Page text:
# Bayesian Theorem Update Inference

According to Bayes theorem $P(A|B) = \frac{P(B|A)*P(A)}{P(B)}$

I've found somewhere that: $P(x_t|z_{1:t}) = \frac{P(z_t|x_t)*P(x_t|z_{1:t-1})}{P(z_t|z_{1:t-1})}$ but I don't really understand it, is it expressed according to the bayes theorem ?

This is from page 13 of http://www.igi.tugraz.at/pfeiffer/documents/particlefilters.pdf

EDIT after @ConjugatePrior's answer :

According to Bayes theorem $P(x_t|z_{1:t}) = \frac{P(z_{1:t}|x_t)*P(x_t)}{P(z_{1:t})}$ and this is equal to $\frac{P(z_t,z_{1:t-1}|x_t)*P(x_t)}{P(z_t,z_{1:t-1})}$, but since $z_t$ and $z_{t-1}$ are conditionally independent given $x_t$ (according to the above figure), then $P(z_t,z_{1:t-1}|x_t) = P(z_t|x_t)*P(z_{1:t-1}|x_t)$, so we get $\frac{P(z_t|x_t)*P(z_{1:t-1}|x_t)*P(x_t)}{P(z_t,z_{1:t-1})}$ and again according to Bayes theorem we have $P(z_{1:t-1}|x_t) = P(x_t|z_{1:t-1})*P(z_{1:t-1}) / P(x_t)$, so we get $\frac{P(z_t|x_t)*P(x_t|z_{1:t-1})*P(z_{1:t-1})}{P(z_t,z_{1:t-1})} = \frac{P(z_t|x_t)*P(x_t|z_{1:t-1})*P(z_{1:t-1})}{P(z_t|z_{1:t-1})*P(z_{1:t-1})} = \frac{P(z_t|x_t)*P(x_t|z_{1:t-1})}{P(z_t|z_{1:t-1})}$ • The picture misleading: In it the past of X is independent of the present X given the present Z. Your equations (and the slides) are the exact opposite (basically Z and X are switched). – conjugateprior Apr 24 '12 at 14:42
• @ConjugatePrior Oh well I see. So generally, is the $x$ notation which is used for data-points and $z$ for the hidden variables (like in the picture), or is it the opposite (like in my equations) ? – shn Apr 24 '12 at 15:19
• It depends - that's why you can find examples of both. I'd guess $x$ as the state is more common. – conjugateprior Apr 24 '12 at 15:24
• Also, is it always true that: $P(X|Y) = \int P(X|Z)*P(Z|Y) dz$ ? – shn Apr 24 '12 at 15:38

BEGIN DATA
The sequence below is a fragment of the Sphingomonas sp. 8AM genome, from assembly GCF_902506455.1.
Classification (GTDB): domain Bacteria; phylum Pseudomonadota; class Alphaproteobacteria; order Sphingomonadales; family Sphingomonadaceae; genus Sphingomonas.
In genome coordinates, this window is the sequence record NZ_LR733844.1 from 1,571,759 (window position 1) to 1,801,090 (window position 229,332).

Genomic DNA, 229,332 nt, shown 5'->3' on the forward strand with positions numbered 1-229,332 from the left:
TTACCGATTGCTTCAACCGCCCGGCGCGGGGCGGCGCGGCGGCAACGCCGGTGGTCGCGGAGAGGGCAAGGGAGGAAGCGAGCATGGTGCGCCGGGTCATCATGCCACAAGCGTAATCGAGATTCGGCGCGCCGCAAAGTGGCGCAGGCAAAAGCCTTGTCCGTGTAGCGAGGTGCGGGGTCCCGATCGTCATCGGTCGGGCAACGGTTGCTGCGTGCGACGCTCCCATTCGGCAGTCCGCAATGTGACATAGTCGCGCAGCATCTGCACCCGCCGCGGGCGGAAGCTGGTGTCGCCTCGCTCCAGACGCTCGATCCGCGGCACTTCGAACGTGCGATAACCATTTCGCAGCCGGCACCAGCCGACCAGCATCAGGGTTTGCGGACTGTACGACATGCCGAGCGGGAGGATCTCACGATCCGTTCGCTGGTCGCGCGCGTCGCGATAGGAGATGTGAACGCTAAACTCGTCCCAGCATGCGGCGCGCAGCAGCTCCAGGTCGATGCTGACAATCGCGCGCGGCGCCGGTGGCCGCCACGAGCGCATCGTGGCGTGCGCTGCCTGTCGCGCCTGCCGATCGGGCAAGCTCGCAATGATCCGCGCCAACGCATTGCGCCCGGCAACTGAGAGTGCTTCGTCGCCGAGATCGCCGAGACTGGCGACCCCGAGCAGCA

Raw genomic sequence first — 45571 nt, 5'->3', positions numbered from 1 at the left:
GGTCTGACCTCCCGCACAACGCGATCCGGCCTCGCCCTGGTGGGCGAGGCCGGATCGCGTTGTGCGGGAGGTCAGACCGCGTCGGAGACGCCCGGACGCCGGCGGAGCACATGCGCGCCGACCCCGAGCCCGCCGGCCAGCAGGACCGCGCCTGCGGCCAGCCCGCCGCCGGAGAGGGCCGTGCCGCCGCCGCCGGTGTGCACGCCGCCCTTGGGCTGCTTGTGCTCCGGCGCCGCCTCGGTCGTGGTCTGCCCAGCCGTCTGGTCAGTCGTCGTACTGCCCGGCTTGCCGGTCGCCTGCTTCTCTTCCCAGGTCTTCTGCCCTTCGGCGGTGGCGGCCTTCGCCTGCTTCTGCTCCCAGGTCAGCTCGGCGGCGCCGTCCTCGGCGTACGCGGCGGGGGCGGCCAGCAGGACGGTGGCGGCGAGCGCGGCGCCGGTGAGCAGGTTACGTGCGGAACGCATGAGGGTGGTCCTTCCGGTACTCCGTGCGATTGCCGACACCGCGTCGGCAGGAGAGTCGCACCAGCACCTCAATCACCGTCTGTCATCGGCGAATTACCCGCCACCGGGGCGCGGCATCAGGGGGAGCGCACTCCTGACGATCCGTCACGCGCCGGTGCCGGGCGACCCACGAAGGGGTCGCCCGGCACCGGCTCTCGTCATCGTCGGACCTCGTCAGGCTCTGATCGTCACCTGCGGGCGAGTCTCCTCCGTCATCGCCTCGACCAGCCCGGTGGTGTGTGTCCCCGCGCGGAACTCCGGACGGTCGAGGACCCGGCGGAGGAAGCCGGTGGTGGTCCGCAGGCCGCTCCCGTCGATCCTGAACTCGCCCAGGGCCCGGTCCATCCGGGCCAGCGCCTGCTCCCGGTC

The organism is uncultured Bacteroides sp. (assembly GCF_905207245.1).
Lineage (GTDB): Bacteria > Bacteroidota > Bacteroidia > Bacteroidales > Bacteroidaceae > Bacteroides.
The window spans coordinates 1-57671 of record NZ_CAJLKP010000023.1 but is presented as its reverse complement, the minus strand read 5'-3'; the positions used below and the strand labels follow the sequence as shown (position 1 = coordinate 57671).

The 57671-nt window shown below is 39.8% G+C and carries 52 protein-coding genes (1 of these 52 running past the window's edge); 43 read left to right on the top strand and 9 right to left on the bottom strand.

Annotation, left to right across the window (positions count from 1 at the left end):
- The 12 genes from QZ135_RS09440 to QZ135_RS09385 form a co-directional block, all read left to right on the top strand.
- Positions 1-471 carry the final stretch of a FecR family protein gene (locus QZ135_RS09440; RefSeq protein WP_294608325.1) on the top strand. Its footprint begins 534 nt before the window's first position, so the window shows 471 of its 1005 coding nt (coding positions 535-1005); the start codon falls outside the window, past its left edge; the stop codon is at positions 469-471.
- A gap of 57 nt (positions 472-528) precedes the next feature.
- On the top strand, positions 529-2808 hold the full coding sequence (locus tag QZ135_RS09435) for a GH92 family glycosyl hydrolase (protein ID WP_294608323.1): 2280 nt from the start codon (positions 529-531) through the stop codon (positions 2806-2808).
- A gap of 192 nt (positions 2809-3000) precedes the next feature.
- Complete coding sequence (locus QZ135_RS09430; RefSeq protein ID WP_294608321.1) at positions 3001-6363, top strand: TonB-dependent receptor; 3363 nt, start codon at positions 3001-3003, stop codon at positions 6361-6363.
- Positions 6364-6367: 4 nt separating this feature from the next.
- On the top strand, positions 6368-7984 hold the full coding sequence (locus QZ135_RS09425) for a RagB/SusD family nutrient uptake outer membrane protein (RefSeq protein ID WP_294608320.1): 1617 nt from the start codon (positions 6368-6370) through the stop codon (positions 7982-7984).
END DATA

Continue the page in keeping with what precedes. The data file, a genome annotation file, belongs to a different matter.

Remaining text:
• No it isn't. (That's what additional the conditional independence assumption is giving you.) It might be a good idea to have a look at some Bayesian network work to get a better feel for this sort of thing. I think Russell and Norvig's book has decent introductory coverage. The ML folk around the forum should have some good suggestions too. – conjugateprior Apr 24 '12 at 16:03

## 1 Answer

It is, but you're being confused by the extra unmentioned assumption: conditional independence of the past observations and the current observation given the current state. Your slides do not bother to draw the state space model diagram for the state space time series models they're interested in. This is unfortunate because you can read off this relationship directly.

To make it look like your first version of Bayes theorem, rewrite $P(z_t | x_t)$ to condition also on $z_{1\ldots t-1}$ as everything else does. That should look more familiar. Now notice that the conditional independence assertion above means that once you condition on $x_t$, $z_t$ no longer actually depends on its past, the part you just added in. So you can take it back out.

• I've edited my first post, is that what you wanted to say ? – shn Apr 24 '12 at 14:12
• Err, not quite. When you condition on something you put it on the right hand side of the bar. – conjugateprior Apr 24 '12 at 14:18
• Oh, I think I see what you're doing. – conjugateprior Apr 24 '12 at 14:21